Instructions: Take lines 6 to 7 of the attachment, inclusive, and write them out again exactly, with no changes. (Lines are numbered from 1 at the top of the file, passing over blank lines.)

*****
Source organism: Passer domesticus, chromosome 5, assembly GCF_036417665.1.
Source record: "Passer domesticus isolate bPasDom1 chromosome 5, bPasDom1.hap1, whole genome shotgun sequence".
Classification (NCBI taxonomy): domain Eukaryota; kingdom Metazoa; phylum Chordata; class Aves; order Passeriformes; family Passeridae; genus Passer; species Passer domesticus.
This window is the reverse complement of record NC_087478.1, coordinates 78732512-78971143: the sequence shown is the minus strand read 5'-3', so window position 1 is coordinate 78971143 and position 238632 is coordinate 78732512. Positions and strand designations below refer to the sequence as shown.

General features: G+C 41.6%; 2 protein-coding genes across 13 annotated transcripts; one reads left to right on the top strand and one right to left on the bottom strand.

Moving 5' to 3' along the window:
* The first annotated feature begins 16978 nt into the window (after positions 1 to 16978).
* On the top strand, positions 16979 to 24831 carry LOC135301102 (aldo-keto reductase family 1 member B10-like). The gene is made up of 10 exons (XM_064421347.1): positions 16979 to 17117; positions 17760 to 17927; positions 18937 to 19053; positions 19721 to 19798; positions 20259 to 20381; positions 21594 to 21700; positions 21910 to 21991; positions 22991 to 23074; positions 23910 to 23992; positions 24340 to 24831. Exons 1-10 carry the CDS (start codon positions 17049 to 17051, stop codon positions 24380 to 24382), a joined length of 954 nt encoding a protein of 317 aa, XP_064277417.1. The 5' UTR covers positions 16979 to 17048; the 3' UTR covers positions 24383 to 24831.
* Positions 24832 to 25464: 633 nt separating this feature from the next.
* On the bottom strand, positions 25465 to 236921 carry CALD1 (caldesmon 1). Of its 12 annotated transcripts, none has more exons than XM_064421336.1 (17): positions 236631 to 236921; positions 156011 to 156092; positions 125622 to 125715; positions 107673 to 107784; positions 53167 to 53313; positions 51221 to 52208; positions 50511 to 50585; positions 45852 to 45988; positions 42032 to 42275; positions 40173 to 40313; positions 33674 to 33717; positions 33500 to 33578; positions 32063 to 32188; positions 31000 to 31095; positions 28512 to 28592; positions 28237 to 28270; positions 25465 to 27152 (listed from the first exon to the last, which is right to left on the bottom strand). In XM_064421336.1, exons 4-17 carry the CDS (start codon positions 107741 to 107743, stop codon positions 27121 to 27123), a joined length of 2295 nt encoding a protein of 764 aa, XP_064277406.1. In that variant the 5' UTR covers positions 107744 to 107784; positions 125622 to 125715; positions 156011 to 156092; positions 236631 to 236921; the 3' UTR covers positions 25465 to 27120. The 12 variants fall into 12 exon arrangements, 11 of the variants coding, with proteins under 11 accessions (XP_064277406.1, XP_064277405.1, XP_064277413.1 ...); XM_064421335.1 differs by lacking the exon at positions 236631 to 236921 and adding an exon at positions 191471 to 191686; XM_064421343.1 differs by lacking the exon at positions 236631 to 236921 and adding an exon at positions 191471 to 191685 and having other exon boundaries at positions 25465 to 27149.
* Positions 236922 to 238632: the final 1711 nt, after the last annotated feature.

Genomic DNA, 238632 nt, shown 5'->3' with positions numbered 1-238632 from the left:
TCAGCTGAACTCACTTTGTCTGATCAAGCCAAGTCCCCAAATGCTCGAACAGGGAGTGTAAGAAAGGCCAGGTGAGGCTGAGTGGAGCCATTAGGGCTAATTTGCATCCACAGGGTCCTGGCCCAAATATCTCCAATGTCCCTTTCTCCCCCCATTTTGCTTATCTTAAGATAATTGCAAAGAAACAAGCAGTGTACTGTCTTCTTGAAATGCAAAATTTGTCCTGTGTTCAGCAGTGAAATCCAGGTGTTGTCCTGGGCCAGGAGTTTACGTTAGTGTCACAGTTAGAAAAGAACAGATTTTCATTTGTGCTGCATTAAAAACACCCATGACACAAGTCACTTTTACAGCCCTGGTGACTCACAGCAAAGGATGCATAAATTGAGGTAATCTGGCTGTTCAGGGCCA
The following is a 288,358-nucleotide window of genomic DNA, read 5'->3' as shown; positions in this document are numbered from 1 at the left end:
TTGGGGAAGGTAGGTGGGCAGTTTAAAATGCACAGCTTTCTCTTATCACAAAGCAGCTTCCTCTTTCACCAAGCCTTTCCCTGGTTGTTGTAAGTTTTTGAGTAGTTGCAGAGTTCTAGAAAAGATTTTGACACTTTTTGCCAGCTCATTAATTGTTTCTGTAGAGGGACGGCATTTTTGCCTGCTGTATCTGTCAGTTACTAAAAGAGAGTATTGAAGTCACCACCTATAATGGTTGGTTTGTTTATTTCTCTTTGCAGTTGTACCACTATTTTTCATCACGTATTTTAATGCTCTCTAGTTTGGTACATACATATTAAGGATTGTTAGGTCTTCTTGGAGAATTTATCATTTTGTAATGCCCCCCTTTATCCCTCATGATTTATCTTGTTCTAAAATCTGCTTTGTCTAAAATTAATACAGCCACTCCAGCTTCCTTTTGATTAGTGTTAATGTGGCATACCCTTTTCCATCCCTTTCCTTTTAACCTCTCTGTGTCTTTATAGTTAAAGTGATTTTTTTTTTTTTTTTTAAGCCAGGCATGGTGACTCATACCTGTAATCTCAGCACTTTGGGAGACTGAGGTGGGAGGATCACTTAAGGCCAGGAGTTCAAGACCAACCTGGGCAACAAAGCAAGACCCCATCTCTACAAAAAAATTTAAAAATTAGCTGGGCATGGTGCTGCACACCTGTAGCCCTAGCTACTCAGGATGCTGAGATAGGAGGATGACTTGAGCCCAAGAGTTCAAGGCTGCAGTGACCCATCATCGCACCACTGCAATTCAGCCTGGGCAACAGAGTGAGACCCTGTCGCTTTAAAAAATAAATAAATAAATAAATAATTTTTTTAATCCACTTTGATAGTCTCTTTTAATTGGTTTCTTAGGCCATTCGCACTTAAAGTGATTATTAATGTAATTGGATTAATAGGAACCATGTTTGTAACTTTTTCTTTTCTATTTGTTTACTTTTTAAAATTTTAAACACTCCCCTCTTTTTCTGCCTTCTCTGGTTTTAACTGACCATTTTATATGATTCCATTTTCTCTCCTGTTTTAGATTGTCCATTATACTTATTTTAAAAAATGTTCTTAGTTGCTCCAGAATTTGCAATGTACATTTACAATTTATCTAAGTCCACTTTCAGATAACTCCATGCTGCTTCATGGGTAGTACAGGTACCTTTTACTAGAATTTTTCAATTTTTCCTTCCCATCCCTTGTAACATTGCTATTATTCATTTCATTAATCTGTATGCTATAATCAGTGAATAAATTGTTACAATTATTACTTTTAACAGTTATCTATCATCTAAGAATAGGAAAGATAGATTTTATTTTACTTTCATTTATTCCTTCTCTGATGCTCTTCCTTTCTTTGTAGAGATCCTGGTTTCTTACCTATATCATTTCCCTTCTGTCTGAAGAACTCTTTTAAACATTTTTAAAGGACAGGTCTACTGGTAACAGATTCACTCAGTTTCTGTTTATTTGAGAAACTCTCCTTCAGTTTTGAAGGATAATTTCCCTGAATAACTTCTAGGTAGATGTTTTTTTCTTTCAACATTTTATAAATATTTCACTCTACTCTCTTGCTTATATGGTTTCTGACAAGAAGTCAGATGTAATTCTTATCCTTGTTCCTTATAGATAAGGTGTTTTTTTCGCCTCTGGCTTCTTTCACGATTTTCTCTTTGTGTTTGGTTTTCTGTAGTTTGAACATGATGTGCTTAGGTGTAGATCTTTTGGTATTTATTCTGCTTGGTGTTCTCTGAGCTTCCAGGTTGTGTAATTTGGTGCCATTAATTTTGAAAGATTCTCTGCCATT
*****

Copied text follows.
Moving 5' to 3' along the window:
* The first annotated feature begins 16978 nt into the window (after positions 1 to 16978).